The Use of Pitch Counts in Major League Baseball

Pete’s Perspective

By Peter Schiller

    In early October when I started this blog, Nathan, a reader asked what my opinion was on the use of pitch counts in major league baseball. Sorry for the delay Nathan!This topic, like the use of modern day Bullpens, are both subjects that I definately have an opinion on. Both of these articles show my “Old School” thinking on baseball. I guess you can say that I’m sort of a hybrid baseball thinker. So here it goes…

     It is my opinion that there is a good use for pitch counts in major league baseball, but only in certain circumstances. To use them across the board like teams do these days is a bit too extreme if you ask me! I think it is an intelligent practice when used for pitchers that have arm or shoulder problems, are in spring training, are older or are in rehab assignments. I understand that with player’s salaries the way they are today, that ownership wants to protect their investments by proecting their pitchers. One way of doing this is by implementing this method of using pitch counts. Even given this understanding, I still don’t agree with the over use of this method. Teams are not optimizing their talent, but instead are being overprotected of all of their pitchers, not just the stars of their pitching staffs.

     For example, I have no problem using pitch counts if a player is coming off arm or shoulder surgery of any kind (rotator cuff, Tommy John, etc.). I think that the use of pitch count in limiting a pitcher’s duration in a game in this situation is a wise move. Pitchers are prideful creatures that would rather have their arm fall off than be taken out of a game in the middle of an inning (for the most part). In this situation, if you don’t use pitch counts, you chance the player re-injuring the sugically repaired arm or shoulder. Other good times to use this method are with rookies who have yet to pitch in a 162 game season or in aging players who are struggling to stay healthy over the same 162 games that use to NOT cause them a problem in years past. For an example of this, see Roger Clemens, this is why he hasn’t started until around May the past few years. Although he is a shoe in for a first ballot Hall of Fame selection, his body just hasn’t allowed him to play a full season without giving up on him in August or September when it counts the most! All other use of this method, in my opinion, is overkill!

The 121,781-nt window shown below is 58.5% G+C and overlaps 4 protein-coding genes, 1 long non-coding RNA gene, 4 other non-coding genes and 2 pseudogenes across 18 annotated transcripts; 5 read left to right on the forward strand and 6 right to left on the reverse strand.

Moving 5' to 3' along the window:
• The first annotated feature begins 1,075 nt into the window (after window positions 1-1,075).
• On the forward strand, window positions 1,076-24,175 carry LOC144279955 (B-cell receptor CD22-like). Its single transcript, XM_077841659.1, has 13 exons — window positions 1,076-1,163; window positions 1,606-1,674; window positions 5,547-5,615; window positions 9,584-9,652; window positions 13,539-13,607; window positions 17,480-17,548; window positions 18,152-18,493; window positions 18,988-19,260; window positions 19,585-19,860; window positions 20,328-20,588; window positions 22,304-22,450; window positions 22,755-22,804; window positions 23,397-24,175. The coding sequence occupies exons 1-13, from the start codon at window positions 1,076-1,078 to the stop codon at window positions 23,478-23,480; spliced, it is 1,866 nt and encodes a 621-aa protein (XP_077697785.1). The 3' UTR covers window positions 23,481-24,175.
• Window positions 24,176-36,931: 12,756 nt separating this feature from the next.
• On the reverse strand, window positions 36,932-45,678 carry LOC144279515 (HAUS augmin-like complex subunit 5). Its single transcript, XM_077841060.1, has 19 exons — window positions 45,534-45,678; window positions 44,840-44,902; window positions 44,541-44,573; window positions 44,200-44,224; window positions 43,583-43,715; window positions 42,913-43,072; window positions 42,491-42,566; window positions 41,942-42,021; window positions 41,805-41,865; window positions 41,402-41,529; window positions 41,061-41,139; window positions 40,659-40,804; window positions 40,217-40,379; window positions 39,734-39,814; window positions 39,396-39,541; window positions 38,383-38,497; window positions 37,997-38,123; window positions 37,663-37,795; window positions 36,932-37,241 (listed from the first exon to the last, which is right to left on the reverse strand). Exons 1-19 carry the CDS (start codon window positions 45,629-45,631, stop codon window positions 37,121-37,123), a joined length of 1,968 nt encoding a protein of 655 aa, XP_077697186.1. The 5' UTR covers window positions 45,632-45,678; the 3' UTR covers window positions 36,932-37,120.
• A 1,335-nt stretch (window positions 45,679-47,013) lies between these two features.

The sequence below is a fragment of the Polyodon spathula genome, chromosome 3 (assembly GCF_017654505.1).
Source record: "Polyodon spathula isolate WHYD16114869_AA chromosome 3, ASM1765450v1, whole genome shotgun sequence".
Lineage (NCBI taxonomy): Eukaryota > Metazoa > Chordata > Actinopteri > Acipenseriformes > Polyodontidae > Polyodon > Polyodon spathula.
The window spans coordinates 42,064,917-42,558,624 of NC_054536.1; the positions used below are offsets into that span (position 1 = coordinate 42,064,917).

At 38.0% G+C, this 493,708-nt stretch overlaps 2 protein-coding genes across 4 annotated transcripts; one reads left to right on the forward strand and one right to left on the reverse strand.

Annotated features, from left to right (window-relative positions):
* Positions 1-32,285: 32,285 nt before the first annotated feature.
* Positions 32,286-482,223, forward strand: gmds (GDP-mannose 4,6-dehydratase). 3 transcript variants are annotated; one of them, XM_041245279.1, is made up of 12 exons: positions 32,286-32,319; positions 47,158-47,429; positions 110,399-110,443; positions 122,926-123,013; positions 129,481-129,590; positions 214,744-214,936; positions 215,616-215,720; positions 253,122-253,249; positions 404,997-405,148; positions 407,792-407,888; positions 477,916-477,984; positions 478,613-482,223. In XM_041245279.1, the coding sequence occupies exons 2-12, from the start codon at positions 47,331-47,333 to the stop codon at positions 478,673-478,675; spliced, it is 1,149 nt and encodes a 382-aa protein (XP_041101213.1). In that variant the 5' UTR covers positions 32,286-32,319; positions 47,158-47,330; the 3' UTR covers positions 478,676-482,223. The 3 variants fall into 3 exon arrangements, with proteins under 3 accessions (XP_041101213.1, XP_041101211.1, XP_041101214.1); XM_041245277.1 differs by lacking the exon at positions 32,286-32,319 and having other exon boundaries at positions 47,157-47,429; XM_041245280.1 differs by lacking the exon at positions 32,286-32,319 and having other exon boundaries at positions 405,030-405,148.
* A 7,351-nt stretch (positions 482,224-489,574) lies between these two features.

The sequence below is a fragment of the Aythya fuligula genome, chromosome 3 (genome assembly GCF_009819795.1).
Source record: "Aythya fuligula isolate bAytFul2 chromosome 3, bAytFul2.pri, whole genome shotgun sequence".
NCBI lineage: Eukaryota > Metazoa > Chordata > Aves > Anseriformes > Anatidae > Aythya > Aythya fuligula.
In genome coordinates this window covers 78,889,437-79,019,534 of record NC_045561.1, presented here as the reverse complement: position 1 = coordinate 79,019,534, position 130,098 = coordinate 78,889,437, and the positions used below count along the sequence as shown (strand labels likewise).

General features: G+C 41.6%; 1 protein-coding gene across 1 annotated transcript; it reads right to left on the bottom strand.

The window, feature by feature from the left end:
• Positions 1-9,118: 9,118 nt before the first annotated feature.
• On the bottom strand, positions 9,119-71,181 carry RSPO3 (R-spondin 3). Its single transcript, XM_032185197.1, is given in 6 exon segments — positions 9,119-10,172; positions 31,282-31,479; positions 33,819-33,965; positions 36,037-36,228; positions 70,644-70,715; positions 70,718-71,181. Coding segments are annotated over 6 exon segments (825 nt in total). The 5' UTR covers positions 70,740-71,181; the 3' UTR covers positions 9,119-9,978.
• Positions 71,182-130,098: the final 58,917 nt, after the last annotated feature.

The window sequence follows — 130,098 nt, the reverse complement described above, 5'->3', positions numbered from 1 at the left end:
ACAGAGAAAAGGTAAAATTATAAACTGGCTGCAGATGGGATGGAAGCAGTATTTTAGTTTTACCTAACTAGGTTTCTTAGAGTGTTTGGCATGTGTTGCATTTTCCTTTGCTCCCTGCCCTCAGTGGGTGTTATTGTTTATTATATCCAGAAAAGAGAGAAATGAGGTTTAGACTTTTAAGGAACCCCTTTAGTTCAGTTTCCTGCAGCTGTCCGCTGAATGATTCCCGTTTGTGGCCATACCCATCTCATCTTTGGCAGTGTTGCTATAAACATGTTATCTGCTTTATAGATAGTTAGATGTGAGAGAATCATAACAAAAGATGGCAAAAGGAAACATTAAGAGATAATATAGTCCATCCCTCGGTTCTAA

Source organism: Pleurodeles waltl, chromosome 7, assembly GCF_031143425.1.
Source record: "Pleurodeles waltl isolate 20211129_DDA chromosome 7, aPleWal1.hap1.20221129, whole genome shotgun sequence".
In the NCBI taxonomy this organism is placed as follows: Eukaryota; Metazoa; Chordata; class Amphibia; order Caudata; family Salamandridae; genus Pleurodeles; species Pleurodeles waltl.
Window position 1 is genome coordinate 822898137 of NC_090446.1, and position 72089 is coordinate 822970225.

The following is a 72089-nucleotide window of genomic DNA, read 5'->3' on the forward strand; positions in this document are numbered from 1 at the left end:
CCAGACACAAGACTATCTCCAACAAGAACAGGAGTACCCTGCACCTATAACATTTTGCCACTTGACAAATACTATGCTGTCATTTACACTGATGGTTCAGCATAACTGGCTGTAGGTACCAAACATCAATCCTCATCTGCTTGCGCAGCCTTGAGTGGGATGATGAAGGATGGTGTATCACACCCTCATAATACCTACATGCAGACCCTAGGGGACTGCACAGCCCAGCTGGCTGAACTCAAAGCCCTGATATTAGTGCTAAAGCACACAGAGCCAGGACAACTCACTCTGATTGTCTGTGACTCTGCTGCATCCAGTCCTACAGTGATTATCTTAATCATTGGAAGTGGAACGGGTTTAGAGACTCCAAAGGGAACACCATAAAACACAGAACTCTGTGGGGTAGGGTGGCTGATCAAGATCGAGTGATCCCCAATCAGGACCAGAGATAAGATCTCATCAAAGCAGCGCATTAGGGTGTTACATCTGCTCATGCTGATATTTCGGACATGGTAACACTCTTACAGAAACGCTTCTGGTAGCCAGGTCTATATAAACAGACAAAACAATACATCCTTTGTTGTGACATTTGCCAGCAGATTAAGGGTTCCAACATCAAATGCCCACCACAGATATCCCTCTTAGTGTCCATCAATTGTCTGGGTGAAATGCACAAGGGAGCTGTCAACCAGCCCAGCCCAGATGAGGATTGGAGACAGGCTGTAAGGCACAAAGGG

To the best of my knowledge, and please correct me if I’m wrong, but what happens when this method is adopted is that pitchers (in general) no longer throw on the side, in warm ups or at any other times like they use to in years past. American pitchers simply do not throw enough!. In order to get their arms to full strength and possibly to even strengthen them, you have to throw. Don’t just take my word on it, he’s what some men currently in the game professionally have said concerning the use of pitch counts.

     In Japan, they approach things a little differently. Here is part of an article I found last off season where Tom Verducci, in the Sports Economist (from 8/7/07), asked former major league manager Bobby Valentine, naow a manager in Japan for a number of years, about how they handle pitchers over in the Japanesse Baseball League.

                Valentine … admits that he too coddled pitchers in the majors, though it took understanding the Japanese throwing philosophy for him to see the error of that ccepted practice. “The Japanese pitchers have superior mechanics,” Valentine says. “They also have wonderful balance and core and foundation strength. They work the small muscle groups, and [Americans] work the large ones. The large ones make you look better. Valentine allows most of his starters to throw 200 bullpen pitches a day in the spring. “They have been doing it forever and have not broken down,” he says. On the day before a starter takes the mound, he’ll throw 90 pitches in the pen and,  Valentine says, “have [his] best fastball in the ninth inning” the next day.

     It is my hope that Daisuke Matsuzaka of the Boston Red Sox can help drill this Japanesse approach into our American minds & help change the way that teams in the MLB use pitch counts. He can influence a change in approach by keeping up with his routine while being a very effective major league pitcher.

    In an article from USA Today’s My Wire on 9/17/04, then Atlanta Braves pitching coach Leo Mazzone had this to say about pitch counts and he’s still one of the most respected (yet “Old School”) pitching coaches in the game today.

“We pay attention to pitch counts, but there are a bunch of priorities ahead of pitch counts,” says Atlanta’s Leo Mazzone, one of the best pitching coaches. “You use common sense. What if a guy’s out there, he’s got a hundred pitches and he isn’t tired? There might be a time when a guy has less than 90 pitches and is shot. A guy’s face, his mound presence, his mechanics are going to tell me much more than any pitch count.”

**For anyone who disagrees with me on this, please chime in & if enough people do so, I’ll publish those comments outside of the comment section as a later post or as an extention of this post (at the bottom).**


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